Going for the gold: Organizing special needs prom nets Woodbury Girl Scout top award
The inaugural Unified Prom at East Ridge High School was a big deal for special needs students.
For many, it was their first prom, their first chance to dress up, dance and dine.
The April 29 party featured a red carpet procession, where each kid, escorted by a classmate, wore a sash that was emblazoned with their name.
Nothing could have kept Kiley Robertson away from the party. Not only because she had so many special needs friends, but because the prom was her idea.
Robertson, a member of troop 51437 in Woodbury, spent a year organizing the event to help earn the Gold Award, the highest honor in Girl Scouts. One of the prerequisites is the completion of a Take Action project, where candidates identify a specific problem in a community and devise and implement a plan to fix it. Robertson looked as far away as Bloomington before discovering that the problem to her solution was literally right next door.
One of her neighbors is Barbara Tigges, a special education teacher at East Ridge. She informed Robertson of the Unified Club, whose goal is to help special needs students meet and mix with the rest of the students.
"She heard that I was looking for a Gold Award project," Robertson said.
The raucous atmosphere of a prom can prove too stressful for a child with Down syndrome, autism or other disability.
"They don't go to many dances because of the light and the sound," said Nicole Woehrmann, business education teacher and an advisor to the Unified Club. "They don't feel like they fit in."
Robertson approached Woehrmann about organizing a prom that would feature a more controlled environment — less sensory overload, more low-key activities.
She pitched it the kids in the club. They liked the idea. She submitted a proposal to the River Valley Girl Scout Council. They liked it.
The Gold Award is earned by less than 6 percent of eligible Girl Scouts. And while there are specific rules in place, a girl who decides to accept the challenge is pretty much on her own, said Denise Drost, leader of Robertson's troop.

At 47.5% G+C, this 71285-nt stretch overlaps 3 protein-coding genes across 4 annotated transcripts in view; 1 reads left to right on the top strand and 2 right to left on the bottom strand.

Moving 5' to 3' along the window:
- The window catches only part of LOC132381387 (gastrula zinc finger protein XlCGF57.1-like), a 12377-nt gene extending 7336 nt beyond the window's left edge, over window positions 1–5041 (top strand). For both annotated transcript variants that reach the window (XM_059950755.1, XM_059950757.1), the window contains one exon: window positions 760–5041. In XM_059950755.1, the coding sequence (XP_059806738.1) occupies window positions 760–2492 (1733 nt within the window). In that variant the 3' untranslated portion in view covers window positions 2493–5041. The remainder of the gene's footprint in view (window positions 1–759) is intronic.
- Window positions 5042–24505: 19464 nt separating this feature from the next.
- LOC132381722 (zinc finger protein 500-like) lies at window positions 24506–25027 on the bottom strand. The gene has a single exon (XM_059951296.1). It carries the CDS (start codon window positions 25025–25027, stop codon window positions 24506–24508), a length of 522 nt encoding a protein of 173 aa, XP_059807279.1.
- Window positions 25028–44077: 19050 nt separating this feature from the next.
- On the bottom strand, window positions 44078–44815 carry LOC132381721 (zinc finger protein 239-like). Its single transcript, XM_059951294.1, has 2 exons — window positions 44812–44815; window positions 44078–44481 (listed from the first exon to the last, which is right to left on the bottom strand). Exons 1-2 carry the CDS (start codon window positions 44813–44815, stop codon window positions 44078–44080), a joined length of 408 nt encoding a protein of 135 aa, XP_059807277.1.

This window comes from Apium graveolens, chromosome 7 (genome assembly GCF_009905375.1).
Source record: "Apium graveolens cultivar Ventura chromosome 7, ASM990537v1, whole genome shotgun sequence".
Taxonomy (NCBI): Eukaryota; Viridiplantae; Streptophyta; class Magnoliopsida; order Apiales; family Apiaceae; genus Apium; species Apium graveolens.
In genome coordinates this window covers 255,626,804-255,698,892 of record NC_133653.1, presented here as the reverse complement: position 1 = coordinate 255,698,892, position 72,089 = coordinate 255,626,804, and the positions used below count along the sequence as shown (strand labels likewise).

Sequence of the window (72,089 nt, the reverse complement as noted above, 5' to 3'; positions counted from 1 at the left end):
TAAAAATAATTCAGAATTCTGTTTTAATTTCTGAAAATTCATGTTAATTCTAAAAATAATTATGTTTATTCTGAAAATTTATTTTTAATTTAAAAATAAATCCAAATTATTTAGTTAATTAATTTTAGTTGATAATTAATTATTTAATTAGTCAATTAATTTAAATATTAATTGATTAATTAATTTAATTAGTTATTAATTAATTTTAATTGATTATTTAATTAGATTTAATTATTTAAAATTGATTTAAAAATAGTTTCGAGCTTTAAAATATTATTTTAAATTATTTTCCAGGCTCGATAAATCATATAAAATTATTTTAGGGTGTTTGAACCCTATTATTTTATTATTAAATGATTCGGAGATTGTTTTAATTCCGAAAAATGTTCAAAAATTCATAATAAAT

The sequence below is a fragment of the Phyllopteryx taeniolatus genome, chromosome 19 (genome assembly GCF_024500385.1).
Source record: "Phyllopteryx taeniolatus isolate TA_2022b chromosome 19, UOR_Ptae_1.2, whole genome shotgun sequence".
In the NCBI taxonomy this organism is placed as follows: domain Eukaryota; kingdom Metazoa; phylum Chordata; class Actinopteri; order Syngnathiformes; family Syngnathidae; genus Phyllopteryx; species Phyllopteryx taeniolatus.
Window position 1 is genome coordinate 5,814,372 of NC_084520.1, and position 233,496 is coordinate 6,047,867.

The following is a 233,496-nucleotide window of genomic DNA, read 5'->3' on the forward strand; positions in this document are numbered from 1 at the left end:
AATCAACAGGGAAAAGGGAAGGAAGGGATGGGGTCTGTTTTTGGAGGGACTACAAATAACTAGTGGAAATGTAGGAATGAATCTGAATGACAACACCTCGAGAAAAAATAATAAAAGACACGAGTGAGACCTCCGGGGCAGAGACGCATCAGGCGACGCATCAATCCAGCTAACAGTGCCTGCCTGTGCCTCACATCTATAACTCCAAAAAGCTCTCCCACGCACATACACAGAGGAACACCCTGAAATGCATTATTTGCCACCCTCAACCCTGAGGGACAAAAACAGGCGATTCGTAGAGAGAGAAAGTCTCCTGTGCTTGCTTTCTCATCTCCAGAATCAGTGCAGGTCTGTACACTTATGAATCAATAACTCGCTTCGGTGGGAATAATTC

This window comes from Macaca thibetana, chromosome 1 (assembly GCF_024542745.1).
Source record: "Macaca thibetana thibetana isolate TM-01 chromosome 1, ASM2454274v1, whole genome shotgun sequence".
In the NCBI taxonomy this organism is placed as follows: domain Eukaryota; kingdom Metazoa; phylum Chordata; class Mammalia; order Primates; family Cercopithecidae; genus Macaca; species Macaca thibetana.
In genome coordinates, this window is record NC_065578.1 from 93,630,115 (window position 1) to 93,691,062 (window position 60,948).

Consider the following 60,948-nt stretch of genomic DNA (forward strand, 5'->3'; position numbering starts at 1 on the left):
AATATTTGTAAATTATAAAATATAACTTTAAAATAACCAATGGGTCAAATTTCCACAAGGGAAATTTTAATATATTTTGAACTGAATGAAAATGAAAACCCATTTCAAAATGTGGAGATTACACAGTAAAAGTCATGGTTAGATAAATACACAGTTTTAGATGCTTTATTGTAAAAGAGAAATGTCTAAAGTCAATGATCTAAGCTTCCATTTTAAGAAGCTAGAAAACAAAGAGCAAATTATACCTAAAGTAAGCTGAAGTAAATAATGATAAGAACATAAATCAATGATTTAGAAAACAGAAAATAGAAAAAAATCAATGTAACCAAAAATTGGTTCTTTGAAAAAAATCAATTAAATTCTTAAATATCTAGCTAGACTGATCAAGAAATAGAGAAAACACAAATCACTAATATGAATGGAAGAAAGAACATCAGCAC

"It is up to the Girl Scout to carry through the project," Drost said. "I think it's difficult for high school students to do this all on their own, where they are figuring out who to contact, who to speak to and then to get others involved."
Many of the parents of Unified Club students volunteered the night of the prom. The theme, UP, was inspired by the Disney movie of the same name. The girls got their hair and makeup done free courtesy the Minnesota School of Cosmetology. Local photographer Kathleen Smith donated her time to take photos. Gigi's Cupcakes donated dessert.
"It was a success," said Unified Club member Bryce Smith, 17, during an end of year ice cream social for the Unified club.
Lavonte Smith, 18, said he enjoys the low-key vibe of the Unified Club activities.
"It's like a nice little community where everyone can be themselves and have a good time," he said. "It's not one of those stressful extracurricular activities."
The Unified Club was founded during the 2015-16 school year by Grace Millington, Halston Greenlay, Braden Sydor, Parker Sydor, Elle Bombardir and Jaxon Bombardir.